18 June, 2010

I am currently ploughing through a library book entitled “Software Design – Cognitive Aspects“. It’s software from a cognitive psychologist’s point of view, it’s translated from the French, and it’s hard going. But I can put up with that. What bothers me is that a previous borrower has pencilled in intriguing comments throughout the chapter I’m most interested in (including “think back to Pennington” and “have your cake and eat it” and “PAPER!”) and I have no way* of finding out who this person is.

Pennington. Did I put that in the To Read Now or the To Read Later box?

Who are you, Mystery Book Scribbler?

If there are other people in UL interested in program understanding, I want to talk to them. What if I left a note** with my contact details in the book? Or wrote on the bit of paper where the dates go (on the basis that that is somewhere in the book where one can scribble? It’s all electronic these days, nobody bothers to stamp dates there any more). Would I get emails from researchers in other departments? Other universities? Or just angry messages from librarians telling me to stop doing this?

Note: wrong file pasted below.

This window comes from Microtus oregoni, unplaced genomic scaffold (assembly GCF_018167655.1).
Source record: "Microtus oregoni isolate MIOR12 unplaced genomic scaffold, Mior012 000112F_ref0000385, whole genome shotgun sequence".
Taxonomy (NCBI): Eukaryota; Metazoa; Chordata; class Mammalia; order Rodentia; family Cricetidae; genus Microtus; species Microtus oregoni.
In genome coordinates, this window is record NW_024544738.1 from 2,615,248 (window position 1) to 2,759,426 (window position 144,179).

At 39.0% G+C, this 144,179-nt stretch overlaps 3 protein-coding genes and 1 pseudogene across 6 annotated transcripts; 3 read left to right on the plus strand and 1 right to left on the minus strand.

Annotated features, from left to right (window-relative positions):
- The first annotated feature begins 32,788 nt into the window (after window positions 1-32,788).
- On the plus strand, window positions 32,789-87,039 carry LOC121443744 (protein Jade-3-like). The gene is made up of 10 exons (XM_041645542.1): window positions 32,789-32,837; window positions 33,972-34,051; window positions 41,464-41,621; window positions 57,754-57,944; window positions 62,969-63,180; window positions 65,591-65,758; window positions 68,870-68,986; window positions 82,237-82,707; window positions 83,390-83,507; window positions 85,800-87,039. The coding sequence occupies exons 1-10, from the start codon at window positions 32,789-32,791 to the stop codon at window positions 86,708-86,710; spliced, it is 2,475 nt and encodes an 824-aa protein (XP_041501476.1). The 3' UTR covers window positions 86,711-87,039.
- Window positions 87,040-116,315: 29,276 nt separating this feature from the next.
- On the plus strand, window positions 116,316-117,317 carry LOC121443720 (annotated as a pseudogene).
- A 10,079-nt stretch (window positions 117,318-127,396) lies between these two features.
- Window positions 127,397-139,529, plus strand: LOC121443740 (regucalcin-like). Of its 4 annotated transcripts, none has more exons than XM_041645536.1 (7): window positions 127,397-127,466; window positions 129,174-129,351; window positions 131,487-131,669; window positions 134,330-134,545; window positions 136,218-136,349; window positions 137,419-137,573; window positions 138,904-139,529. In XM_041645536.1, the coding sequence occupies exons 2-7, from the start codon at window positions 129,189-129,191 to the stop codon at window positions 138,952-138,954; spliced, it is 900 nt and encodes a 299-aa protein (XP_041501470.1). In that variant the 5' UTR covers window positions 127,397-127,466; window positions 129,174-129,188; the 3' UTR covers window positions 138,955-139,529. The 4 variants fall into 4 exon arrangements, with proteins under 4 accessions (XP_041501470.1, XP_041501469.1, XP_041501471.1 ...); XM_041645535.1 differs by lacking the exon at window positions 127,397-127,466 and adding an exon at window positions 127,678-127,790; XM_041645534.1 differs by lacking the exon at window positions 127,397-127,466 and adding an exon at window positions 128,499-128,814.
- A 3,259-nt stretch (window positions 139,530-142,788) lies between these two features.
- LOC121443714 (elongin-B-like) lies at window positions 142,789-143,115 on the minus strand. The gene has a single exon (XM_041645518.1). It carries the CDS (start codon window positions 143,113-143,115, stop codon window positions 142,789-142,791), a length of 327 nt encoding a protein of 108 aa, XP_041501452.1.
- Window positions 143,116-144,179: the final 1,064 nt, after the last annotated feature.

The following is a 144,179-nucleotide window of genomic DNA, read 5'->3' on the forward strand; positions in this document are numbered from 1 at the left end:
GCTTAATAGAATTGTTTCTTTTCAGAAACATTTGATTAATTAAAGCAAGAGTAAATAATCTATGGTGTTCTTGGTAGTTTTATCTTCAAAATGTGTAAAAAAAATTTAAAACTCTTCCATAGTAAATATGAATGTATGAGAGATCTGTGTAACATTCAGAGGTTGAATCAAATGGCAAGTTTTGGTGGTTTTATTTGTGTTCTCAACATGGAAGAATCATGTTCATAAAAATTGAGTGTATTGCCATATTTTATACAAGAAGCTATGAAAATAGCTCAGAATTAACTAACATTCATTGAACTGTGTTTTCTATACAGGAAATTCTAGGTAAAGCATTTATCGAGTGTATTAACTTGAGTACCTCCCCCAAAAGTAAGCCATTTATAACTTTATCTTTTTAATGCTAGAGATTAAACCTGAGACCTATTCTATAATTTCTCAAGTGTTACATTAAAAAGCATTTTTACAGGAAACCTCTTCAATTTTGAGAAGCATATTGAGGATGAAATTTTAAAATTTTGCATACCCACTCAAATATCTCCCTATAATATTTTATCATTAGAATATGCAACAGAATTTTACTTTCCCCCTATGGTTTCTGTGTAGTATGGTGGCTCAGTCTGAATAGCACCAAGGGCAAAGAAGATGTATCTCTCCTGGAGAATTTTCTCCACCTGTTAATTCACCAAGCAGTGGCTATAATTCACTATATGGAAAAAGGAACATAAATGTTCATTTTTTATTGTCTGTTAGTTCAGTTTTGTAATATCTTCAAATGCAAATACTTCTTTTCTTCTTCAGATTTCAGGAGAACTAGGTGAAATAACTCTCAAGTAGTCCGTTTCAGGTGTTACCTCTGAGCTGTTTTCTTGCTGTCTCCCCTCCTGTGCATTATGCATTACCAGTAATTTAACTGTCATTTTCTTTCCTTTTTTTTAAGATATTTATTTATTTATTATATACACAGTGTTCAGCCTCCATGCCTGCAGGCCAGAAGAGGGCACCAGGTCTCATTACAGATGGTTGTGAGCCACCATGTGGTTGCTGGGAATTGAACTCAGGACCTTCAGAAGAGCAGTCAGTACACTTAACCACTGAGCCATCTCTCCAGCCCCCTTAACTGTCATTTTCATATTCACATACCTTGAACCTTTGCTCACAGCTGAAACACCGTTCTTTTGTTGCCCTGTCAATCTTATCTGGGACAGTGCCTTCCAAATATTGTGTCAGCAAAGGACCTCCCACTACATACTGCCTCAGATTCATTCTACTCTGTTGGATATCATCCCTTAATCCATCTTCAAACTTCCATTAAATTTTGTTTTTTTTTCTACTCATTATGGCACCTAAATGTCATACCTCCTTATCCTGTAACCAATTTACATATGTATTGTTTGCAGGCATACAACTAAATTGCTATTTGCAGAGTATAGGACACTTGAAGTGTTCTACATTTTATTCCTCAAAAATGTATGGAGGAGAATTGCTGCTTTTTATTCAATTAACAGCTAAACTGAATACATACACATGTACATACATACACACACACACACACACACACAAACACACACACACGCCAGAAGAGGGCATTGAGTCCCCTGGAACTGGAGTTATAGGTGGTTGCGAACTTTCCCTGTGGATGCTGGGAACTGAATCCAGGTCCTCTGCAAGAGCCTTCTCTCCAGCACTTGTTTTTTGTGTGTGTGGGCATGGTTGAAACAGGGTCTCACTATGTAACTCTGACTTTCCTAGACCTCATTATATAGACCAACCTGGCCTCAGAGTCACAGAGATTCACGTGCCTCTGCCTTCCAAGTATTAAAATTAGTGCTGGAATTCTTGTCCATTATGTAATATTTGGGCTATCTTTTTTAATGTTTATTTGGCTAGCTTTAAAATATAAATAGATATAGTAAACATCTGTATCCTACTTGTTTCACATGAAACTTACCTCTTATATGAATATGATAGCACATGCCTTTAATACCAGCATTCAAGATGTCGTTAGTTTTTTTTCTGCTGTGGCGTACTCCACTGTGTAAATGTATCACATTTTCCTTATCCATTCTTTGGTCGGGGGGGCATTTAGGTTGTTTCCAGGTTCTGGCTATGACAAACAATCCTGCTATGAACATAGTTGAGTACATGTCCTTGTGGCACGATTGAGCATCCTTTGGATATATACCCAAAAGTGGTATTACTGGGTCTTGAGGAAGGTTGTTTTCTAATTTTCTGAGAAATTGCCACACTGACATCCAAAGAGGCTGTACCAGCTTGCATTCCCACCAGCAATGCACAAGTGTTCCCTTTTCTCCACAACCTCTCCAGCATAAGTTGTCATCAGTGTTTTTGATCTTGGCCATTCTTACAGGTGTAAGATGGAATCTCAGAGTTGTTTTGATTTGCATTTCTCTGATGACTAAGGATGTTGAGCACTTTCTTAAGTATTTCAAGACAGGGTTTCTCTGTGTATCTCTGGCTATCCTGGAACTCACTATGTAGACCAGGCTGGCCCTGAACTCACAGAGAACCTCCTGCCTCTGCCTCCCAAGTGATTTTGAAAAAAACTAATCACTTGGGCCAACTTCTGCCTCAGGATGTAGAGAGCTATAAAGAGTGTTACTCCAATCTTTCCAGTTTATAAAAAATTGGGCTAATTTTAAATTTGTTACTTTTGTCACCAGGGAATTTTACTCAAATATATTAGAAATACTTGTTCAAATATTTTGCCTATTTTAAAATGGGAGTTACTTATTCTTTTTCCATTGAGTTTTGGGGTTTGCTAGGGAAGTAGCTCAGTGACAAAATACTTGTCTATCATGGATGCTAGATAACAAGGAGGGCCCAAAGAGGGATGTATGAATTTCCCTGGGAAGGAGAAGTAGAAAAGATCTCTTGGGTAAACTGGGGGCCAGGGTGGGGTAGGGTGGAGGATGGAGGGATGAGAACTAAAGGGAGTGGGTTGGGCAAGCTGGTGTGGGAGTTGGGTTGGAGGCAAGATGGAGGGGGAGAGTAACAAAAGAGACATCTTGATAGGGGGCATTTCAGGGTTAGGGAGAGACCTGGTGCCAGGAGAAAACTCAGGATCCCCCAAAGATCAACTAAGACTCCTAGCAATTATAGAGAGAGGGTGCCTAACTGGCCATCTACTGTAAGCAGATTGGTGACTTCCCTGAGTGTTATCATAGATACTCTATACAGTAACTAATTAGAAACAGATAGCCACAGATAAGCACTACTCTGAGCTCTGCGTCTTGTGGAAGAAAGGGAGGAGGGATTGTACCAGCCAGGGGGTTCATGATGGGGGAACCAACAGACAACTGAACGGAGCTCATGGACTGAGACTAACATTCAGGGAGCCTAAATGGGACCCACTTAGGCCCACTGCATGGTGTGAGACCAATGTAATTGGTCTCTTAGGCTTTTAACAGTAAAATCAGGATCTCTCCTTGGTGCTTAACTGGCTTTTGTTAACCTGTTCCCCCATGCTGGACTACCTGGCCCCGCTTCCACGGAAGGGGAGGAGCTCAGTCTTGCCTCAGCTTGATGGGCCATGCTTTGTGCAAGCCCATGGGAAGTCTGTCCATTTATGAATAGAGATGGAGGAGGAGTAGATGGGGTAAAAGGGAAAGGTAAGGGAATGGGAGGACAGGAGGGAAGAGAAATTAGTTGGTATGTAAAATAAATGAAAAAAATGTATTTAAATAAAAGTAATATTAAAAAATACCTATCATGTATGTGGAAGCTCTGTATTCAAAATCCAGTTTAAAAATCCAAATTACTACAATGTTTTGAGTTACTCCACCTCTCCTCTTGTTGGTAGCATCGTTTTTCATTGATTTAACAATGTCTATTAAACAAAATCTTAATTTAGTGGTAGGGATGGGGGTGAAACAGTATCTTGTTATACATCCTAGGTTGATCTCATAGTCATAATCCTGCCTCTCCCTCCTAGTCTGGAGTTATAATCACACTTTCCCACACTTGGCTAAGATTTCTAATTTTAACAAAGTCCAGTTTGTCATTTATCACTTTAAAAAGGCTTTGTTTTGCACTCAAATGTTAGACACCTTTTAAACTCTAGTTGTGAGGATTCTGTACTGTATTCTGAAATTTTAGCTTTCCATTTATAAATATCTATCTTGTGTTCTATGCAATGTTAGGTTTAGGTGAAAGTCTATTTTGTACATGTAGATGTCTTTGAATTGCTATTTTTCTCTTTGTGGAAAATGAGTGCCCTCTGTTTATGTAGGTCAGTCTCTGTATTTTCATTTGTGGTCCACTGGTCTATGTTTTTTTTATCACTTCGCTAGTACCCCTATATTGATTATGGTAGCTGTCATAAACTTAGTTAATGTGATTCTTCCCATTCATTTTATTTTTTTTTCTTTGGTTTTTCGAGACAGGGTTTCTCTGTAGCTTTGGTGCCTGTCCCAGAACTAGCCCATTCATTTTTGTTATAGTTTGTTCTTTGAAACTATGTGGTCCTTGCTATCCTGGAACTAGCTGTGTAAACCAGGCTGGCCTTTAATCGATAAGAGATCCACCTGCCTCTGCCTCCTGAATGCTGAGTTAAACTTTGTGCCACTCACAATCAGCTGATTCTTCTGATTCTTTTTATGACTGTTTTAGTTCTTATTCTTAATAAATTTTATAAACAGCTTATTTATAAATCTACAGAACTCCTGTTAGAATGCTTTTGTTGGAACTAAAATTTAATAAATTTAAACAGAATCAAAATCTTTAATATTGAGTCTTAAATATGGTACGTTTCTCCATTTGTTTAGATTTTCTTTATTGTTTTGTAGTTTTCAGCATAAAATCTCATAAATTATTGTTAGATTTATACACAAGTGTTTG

What if there was an extra piece of paper in every book dedicated to it? Has this been tried?

* I assume that, quite rightly, the librarians won’t tell me who borrowed it before me.

** not a Post-It, mind.



  1. “What if I left a note** with my contact details in the book?”

    I have a feeling that Soviet spies used this method during the cold war. You might get some rather odd responses…..

    • The Soviet spies were researching program understanding too? šŸ˜‰

      Hmm, ok. So I should leave a note that says ‘hi, I’m Becky, blah blah blah, P.S. I am not a Soviet spy’. That should do the trick, right?

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